According to the National Weather Service in Paducah, it's currently 32 in Paducah, 31 degrees in Madisonville, Central City, Livermore and Owensboro, 34 in Greenville, 28 in Sebree and in Henderson.
A link to the NWS is scrolling at the top of the SurfKY News page in the red ticker. Clicking on the red ticker will link to the latest weather updates.
NWS reports that freezing rain is expected to occur off and on through much of today and may become heavy at times this evening. Thunder is also possible as freezing rain changes over to sleet and snow later tonight before ending midday Monday.
Heavy ice accumulations from half inch to one inch are likely before the precipitation turns to snow later tonight.
With that heavy ice comes the likelihood of tree damage and possible power outages. Travel will become more treacherous as temperatures fall well below freezing later today and tonight. High winds tonight will make travel treacherous and could cause more tree breakage.
The Kentucky State Police has issued a caution to motorists about the impending storm. In a press release, KSP is asking citizens to refrain form contacting local KSP posts about current concitions but call (866) 737-3767 or 511 from a mobile phone for road conditions. Information is also available at www.511.ky.gov.
The city of Owensboro has been placed under a winter storm warning now through Monday. Its street department crews are treating roads and plan to work around the clock. During a state of emergency, city officials warn that vehicles parked on Priority 1 and 2 emergency routes are prohibited with those vehicles possibly being towed at the owner's expense.
If a declared emergency is made in Owensboro, emergency shelters may be opened at First Baptist Church, 230 J.R. Miller Boulevard; Owensboro Christian Church, 2818 New Hartford Road; and, Good Shepherd Church, 3031 Bittle Road.
According to Kentucky Transportation Department spokesman Keith Todd, ice began collecting on trees as of approximately 10 a.m. in several areas throughout western Kentucky. While ambient air temperatures have dropped below freezing, pavement temperatures benefitted from sunshine and warmer temperatures over the last few days with pavement surfaces remaining about 38 degrees. Pavement temperatures are expected to drop throughout the day.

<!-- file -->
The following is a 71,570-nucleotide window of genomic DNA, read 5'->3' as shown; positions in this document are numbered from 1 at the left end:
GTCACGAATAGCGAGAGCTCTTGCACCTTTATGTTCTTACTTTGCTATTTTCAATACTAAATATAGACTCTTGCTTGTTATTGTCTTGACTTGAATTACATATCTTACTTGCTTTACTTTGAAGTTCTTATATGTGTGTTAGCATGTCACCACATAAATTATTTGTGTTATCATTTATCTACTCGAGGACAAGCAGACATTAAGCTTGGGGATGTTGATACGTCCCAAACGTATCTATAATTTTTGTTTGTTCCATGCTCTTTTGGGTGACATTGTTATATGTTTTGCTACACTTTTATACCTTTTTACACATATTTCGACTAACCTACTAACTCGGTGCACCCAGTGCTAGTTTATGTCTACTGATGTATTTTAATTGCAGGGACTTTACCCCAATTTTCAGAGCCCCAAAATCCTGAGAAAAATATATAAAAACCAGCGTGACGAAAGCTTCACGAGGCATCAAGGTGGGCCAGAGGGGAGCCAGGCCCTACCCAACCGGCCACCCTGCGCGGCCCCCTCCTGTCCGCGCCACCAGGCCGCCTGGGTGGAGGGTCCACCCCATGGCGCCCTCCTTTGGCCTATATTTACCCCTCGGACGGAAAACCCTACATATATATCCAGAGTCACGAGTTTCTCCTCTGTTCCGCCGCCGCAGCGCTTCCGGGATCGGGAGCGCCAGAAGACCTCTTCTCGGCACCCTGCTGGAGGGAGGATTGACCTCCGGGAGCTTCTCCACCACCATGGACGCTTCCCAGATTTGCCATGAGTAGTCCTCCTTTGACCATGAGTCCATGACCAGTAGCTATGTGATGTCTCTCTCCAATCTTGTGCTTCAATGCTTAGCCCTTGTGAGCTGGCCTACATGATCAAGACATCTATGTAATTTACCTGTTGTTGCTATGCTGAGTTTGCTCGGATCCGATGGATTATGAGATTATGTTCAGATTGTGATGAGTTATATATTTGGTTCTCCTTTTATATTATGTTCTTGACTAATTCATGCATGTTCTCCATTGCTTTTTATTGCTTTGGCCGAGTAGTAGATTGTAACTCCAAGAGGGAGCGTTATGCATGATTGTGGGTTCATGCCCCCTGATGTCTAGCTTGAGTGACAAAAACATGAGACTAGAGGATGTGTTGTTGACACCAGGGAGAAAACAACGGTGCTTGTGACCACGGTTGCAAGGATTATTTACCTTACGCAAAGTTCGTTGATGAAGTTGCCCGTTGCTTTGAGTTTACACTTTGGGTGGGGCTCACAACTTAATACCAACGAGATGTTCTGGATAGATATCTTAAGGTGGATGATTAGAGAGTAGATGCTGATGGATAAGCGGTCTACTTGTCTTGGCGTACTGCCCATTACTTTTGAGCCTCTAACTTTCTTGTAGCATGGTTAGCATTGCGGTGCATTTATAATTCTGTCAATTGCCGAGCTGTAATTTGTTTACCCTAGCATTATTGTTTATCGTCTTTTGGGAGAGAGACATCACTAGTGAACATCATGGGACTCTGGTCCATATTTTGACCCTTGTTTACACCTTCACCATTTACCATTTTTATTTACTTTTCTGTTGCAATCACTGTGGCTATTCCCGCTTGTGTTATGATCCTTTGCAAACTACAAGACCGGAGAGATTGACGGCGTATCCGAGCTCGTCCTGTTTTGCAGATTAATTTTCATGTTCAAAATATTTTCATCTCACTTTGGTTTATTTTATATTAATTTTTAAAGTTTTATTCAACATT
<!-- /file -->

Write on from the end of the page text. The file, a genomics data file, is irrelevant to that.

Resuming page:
As of 10 a.m., Todd reports that Union County has sleet and slick sports are being created. He also reports freezing rain in Paducah and Madisonville.
The Public Service Commission is urging caution to residents experiencing power outages, when using portable generators and in removing storm debris. The following is part of a news release from the PSC:
The PSC is reminding Kentucky residents to stay away from all downed lines. Downed lines should be reported to the local utility company. If the lines are sparking, on fire or otherwise creating an emergency, call 911.
Customers who lose power should follow proper safety precautions if they use portable generators or heating devices, PSC Chairman David Armstrong said. “Fortunately, this storm is forecast to be much less severe than in the one in 2009,” Armstrong said. “Nevertheless, it has the potential to cause some serious power outages.
“As we have learned from previous storms, improper use of portable generators can be extremely dangerous,” he said. “Many Kentuckians have lost their lives, and many others have been hospitalized, as the result of being poisoned by carbon monoxide emitted by portable generators that were not used correctly.”
Backfeeding poses a severe danger to workers attempting to restore electrical service. They can be severely injured or killed by power flowing back into lines which they assume are not carrying electricity. Also, if the line to your home or business becomes grounded, backfeeding can permanently damage your generator.
Customers who lose power should contact their utility company immediately. Most utilities in Kentucky have systems that use customer reports to help identify the location of the problem and determine what repairs are needed.
“It is important that every customer call to report an outage,” Armstrong said. “But repeated calls simply tie up the utility’s phone system. Call at once, but call only once.”
Customers who lose power also should check electric connections and meters for damage. Damaged connections or meters must be repaired before power can be restored to a home or business.
“It is critical that damaged connections be repaired by a qualified professional and inspected before power is restored,” Armstrong said. “In past outages, fires and severe damage have been caused by damaged or improperly repaired service connections.”
Repairing a service connection or meter base is the responsibility of the individual customer. The meter base is the square or rectangular box on which the meter itself is mounted. It belongs to the property owner. The meter itself – the circular, glass-enclosed portion that attaches to the meter base - is the property of the utility company.
Residents SHOULD NOT attempt to remove any branches, limbs or trees that have fallen across service connections or other utility lines. Notify the utility to arrange for the debris to be removed.
“We know that the very cold weather makes these utility disruptions particularly unpleasant and dangerous,” Armstrong said. “We urge people to be patient and to take proper precautions to protect their health and safety while they wait for power to be restored.”
Rita Dukes Smith
SurfKY News Director
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